Tuesday, August 2, 2011

Early Alfred Hitchcock Effort Discovered in New Zealand-- (from the Los Angeles Times) Hitchcock, who was just 24 at the time, was the writer, assistant director, editor and production designer on the melodrama, starring Betty Compson as twin sisters — one good and one bad — and Clive Brook. "The White Shadow" will have its "re-premiere" Sept. 22 at the Academy of Motion Picture Arts and Sciences' Samuel Goldwyn Theater. http://www.latimes.com/entertainment/news/la-et-hitchcock-film-20110803,0,4619800.story


  1. How cool is this? Thanks for the 'find', Doug!

  2. You're welcome Will. Whenever an early film created in full or part by one of the Old Masters like Ford or Hitchcock is discovered, it's truly a wonderful event; another piece of the puzzle to what made these directors critically and publicly succesful.

    It sounds like a good amount of Hollywood footage was saved by our "Kiwi cousins", enough for a whole retrospective on a DVD.

  3. Moa spotted in Leytonstone park in the northeast London Borough of Waltham Forest!

  4. Thanks for this interesting piece of cinema history Doug with the discovery of Hitchcock's 'missing link' hidden in New Zealand for almost 90 years.
    Given his fame it is amazing really that it has only just been discovered. Is this a new discipline if cinematic archaeology I wonder?

  5. LOL!

    I say Whitehall (under the Foreign Waterfowl Act of 1907) should agree to repatriate one flightless bird to NZ in exchange for the other reels of the Hitchcock film! The Kiwis are no doubt sitting on a trove of film treasures from the silent era, waiting for more publicity down the road.

  6. It is amazing to me how films by famous directors and actors suddenly turn up. The New Zealanders also announced they had a full-length John Ford western nobody had seen in decades.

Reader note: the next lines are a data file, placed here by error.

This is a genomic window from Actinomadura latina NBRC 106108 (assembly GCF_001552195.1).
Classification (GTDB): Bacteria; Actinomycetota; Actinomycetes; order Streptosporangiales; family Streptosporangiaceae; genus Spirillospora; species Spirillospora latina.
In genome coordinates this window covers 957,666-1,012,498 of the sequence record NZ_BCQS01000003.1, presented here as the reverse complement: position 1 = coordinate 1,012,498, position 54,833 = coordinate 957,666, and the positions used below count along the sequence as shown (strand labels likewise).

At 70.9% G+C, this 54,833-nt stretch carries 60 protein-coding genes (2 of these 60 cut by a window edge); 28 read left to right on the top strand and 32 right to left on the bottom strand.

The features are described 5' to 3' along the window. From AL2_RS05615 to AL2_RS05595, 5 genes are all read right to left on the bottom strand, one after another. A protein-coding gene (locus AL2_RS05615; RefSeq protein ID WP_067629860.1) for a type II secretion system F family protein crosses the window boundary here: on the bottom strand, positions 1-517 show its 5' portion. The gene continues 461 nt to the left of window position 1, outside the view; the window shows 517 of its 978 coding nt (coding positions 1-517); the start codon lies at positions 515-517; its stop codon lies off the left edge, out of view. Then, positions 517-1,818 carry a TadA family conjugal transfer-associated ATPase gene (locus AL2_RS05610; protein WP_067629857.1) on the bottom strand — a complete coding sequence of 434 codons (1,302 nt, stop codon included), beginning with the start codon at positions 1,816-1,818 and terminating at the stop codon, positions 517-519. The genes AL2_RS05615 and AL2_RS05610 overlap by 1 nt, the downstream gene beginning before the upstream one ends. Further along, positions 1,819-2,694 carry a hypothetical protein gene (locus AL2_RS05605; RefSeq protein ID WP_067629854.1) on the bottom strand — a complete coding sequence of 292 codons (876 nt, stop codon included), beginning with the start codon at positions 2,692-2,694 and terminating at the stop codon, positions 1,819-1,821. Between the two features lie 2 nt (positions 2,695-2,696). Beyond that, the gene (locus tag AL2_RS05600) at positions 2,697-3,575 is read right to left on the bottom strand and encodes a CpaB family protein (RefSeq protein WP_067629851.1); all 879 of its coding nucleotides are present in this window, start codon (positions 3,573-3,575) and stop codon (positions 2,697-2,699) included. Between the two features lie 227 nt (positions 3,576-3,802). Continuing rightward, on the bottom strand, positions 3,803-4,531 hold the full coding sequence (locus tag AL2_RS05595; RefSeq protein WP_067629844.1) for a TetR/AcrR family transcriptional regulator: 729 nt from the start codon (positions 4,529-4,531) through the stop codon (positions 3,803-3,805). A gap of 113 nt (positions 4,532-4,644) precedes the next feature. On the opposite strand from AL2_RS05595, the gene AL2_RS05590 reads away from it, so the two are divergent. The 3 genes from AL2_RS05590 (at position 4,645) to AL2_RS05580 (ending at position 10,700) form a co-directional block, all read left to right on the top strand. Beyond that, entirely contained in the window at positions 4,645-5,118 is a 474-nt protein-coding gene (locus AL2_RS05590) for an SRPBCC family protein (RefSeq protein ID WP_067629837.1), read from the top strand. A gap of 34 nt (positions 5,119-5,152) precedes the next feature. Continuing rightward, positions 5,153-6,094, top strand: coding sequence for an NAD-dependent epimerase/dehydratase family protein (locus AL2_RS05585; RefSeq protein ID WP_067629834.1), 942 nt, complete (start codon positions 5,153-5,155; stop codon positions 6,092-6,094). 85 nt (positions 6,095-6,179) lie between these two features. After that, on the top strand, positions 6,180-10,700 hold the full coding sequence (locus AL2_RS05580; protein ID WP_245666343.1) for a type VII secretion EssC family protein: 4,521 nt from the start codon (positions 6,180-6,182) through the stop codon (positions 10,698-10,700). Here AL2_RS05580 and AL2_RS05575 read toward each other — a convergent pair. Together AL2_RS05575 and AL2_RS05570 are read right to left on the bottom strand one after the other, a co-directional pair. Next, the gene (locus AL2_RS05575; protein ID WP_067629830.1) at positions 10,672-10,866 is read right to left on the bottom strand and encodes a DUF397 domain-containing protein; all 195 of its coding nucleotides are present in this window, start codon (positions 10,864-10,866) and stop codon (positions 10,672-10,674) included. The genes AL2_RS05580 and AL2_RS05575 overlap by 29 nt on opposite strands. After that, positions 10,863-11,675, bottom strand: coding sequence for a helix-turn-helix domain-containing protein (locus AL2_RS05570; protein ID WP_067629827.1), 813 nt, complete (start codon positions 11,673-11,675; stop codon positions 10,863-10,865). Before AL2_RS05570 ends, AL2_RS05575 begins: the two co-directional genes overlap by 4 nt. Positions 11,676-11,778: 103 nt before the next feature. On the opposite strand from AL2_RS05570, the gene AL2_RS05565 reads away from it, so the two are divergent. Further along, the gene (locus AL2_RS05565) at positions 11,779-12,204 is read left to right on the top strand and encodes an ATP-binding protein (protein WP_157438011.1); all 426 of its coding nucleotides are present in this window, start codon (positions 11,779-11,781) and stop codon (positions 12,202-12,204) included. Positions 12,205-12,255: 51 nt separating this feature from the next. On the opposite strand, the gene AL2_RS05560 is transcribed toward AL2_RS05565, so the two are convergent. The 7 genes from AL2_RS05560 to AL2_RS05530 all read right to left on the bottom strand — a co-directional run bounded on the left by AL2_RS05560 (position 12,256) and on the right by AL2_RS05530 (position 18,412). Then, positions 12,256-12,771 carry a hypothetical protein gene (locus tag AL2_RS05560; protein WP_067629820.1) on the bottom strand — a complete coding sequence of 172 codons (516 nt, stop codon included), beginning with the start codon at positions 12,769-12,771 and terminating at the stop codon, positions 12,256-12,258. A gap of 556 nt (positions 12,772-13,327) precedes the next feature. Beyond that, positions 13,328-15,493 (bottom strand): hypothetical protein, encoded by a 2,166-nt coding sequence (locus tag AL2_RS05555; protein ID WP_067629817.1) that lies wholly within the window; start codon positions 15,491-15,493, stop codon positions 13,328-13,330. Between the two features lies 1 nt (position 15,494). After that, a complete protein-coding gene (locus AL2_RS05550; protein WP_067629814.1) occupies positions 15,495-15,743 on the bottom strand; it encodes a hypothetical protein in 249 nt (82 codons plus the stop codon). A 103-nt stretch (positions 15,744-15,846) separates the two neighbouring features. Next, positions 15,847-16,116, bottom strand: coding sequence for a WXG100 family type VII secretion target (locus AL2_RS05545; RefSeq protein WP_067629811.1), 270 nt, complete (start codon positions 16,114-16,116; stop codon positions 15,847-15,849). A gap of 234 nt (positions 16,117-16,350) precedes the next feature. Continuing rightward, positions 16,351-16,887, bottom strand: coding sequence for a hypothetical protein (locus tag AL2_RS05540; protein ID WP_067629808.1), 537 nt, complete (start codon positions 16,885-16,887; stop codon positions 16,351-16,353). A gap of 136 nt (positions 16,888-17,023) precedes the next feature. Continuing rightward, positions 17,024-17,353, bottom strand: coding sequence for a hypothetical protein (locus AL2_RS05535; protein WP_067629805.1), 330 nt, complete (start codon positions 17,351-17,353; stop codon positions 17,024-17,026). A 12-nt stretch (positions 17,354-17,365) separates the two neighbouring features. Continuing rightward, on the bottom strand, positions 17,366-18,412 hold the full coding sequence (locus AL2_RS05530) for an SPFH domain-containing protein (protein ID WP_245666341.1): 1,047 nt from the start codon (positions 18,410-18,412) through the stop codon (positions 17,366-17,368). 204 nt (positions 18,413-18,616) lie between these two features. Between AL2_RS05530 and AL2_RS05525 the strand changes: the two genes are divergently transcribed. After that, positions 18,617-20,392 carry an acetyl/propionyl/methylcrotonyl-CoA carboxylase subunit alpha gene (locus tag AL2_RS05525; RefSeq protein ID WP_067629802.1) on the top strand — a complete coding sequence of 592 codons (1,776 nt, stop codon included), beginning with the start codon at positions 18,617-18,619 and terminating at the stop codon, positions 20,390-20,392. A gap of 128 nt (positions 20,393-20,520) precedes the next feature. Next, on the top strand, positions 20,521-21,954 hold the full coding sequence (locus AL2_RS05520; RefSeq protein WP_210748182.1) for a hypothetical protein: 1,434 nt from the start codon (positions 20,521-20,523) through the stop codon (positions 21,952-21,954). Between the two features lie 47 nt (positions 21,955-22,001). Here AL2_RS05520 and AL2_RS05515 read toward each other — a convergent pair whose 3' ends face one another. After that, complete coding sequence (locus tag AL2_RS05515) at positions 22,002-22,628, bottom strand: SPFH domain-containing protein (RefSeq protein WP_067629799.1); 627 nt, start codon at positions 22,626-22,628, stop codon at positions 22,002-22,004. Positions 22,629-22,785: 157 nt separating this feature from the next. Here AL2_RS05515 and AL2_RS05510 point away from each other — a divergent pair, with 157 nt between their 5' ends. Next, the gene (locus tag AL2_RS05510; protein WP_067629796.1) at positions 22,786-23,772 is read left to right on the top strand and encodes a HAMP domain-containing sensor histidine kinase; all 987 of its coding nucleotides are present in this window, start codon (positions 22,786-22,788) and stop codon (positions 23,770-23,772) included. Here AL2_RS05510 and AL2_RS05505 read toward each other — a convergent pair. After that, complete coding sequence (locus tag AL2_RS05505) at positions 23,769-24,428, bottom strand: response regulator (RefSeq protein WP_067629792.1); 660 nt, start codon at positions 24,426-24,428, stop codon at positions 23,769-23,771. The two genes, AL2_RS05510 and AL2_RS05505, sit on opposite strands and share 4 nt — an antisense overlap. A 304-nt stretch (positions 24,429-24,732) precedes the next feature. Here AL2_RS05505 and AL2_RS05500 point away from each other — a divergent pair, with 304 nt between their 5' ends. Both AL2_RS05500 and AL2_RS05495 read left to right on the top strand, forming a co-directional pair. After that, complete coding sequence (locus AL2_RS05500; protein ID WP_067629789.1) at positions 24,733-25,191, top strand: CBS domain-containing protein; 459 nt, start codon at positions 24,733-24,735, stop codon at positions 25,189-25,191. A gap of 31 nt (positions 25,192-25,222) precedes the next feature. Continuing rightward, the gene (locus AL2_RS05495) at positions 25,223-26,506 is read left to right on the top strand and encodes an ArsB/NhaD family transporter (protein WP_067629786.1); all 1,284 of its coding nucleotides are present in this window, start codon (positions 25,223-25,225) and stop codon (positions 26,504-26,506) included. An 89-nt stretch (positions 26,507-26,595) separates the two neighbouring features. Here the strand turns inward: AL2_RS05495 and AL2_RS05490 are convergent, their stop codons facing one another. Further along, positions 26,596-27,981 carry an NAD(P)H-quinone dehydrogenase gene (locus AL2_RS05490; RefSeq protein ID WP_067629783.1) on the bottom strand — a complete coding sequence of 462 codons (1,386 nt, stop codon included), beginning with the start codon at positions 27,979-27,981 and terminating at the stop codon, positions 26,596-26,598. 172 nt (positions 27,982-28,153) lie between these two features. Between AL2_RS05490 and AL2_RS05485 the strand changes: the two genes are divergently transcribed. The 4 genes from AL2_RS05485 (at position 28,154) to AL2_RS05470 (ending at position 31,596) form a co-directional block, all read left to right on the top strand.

Film preservation has made some strides starting with film studies at universities in America around the late 60-70's. Before that it estimated that 80 percent of silent era films were lost, or destroyed by fire, or simply left to molder away.

    Before that I'm afraid film preservation was rather abysmal. A great film like "Lost Horizon" from 1937 had to pieced back together. The last surviving 35mm print of Ford's "Stagecoach" was discovered in John Wayne's garage. Some films exist only in bad television prints that, before digitalization, were literally fading away!

    Thanks to private collectors--who were once regarded as pirates but turned out to be rescuers---and foreign film archives in unlikely places like Eastern Europe, many American classics and just plain cultural treasures have been reclaimed and transferred to safety stock film.

    Some of Buster Keaton's original silent -era films work was feared lost, but new prints were located in Romania and other places. Parts of the Fritz lang film, "Metropolis", feared lost, was located in Argentina a couple years back.

    Even a standard film is of course a treasure in my view,a priceless glimpse of the past that can never be replicated.

    Restoration takes a lot of money and I can understand why the New Zealand film preservation teams want American funds and personnel to go through what can be saved. It sounds like they did a better job than many of the major studios did with their own libraries for decades. It's literally a race against time in some cases since the old nitrate prints are highly combustible and literally deteriorate away if not stored properly.